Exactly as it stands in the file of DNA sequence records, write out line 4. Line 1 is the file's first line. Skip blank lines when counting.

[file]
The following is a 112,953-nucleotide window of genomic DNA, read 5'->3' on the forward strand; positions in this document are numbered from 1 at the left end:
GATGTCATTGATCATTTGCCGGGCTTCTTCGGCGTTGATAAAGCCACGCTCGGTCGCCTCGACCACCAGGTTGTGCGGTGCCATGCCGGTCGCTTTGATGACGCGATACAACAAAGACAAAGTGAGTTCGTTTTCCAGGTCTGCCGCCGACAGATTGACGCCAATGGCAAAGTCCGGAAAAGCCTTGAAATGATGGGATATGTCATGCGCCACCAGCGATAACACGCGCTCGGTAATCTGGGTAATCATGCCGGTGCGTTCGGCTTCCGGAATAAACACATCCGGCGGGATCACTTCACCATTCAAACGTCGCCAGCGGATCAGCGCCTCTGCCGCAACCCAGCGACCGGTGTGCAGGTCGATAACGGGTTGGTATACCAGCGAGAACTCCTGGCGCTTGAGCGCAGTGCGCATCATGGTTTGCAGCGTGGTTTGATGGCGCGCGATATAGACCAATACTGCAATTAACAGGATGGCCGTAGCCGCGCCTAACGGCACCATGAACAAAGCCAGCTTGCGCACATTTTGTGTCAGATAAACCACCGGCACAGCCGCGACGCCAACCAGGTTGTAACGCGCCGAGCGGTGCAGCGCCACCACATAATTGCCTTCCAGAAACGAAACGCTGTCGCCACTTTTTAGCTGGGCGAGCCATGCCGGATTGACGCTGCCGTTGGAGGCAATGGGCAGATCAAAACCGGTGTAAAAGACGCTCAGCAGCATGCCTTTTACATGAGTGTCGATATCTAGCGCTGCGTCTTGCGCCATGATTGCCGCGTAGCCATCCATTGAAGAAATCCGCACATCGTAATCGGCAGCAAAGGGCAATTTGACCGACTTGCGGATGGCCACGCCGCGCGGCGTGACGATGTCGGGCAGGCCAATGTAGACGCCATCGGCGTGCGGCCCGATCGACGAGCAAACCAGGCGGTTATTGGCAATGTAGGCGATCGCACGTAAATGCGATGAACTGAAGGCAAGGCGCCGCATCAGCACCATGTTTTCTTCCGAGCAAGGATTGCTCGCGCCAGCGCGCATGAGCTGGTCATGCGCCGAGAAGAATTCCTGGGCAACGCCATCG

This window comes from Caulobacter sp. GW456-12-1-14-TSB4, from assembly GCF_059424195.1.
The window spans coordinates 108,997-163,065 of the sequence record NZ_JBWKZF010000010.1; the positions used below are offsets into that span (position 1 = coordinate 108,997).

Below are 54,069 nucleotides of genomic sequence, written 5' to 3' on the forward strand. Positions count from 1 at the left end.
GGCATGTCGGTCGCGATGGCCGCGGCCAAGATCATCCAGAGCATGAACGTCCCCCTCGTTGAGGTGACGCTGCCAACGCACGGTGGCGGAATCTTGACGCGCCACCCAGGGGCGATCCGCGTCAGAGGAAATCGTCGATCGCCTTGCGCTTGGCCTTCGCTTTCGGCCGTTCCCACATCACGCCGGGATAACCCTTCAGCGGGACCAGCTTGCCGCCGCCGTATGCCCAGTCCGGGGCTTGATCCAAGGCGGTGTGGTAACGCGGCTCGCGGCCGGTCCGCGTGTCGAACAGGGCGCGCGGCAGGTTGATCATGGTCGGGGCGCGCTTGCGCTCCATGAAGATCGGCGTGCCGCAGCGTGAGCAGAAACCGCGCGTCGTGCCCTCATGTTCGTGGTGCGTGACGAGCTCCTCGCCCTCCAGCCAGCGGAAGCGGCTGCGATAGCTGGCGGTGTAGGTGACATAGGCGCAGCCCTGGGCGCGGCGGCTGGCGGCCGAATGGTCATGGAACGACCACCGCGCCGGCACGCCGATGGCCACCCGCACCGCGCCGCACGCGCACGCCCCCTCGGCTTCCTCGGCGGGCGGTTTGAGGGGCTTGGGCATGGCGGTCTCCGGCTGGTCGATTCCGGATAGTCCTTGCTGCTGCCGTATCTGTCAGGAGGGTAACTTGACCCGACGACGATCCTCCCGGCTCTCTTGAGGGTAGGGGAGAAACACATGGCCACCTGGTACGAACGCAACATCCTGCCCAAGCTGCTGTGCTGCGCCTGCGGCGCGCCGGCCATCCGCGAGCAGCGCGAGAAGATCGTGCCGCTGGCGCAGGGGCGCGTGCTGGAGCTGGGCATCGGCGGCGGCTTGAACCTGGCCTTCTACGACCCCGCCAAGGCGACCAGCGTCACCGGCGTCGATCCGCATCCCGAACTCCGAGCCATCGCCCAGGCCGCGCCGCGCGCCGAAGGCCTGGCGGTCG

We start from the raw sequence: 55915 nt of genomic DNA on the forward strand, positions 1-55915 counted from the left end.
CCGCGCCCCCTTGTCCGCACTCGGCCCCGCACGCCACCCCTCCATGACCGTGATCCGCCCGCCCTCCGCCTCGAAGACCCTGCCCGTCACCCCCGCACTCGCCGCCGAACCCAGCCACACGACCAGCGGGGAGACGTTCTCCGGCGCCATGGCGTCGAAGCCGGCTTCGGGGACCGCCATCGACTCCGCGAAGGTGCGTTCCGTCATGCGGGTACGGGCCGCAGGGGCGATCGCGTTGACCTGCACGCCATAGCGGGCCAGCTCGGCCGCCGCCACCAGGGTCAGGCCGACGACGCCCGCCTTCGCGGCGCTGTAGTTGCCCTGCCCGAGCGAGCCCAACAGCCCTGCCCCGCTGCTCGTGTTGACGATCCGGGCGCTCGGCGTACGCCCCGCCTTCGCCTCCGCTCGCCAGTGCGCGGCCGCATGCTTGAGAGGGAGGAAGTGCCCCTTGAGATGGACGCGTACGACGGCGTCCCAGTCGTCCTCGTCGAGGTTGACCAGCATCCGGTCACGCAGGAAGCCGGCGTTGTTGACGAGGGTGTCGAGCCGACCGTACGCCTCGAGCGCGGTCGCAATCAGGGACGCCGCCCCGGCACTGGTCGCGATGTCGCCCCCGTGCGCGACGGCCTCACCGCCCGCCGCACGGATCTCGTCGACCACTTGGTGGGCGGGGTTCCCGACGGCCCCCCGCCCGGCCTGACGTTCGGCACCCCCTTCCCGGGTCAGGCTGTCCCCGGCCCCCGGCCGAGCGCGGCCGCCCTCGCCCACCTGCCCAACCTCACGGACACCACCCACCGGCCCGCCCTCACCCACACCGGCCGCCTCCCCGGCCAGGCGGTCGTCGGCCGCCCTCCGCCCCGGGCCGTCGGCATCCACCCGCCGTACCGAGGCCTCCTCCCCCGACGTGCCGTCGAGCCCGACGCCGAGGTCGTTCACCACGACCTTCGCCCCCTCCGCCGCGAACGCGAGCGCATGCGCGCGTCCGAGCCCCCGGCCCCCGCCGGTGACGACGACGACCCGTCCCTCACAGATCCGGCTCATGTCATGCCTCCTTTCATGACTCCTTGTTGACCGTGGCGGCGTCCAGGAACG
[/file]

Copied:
The window spans coordinates 108,997-163,065 of the sequence record NZ_JBWKZF010000010.1; the positions used below are offsets into that span (position 1 = coordinate 108,997).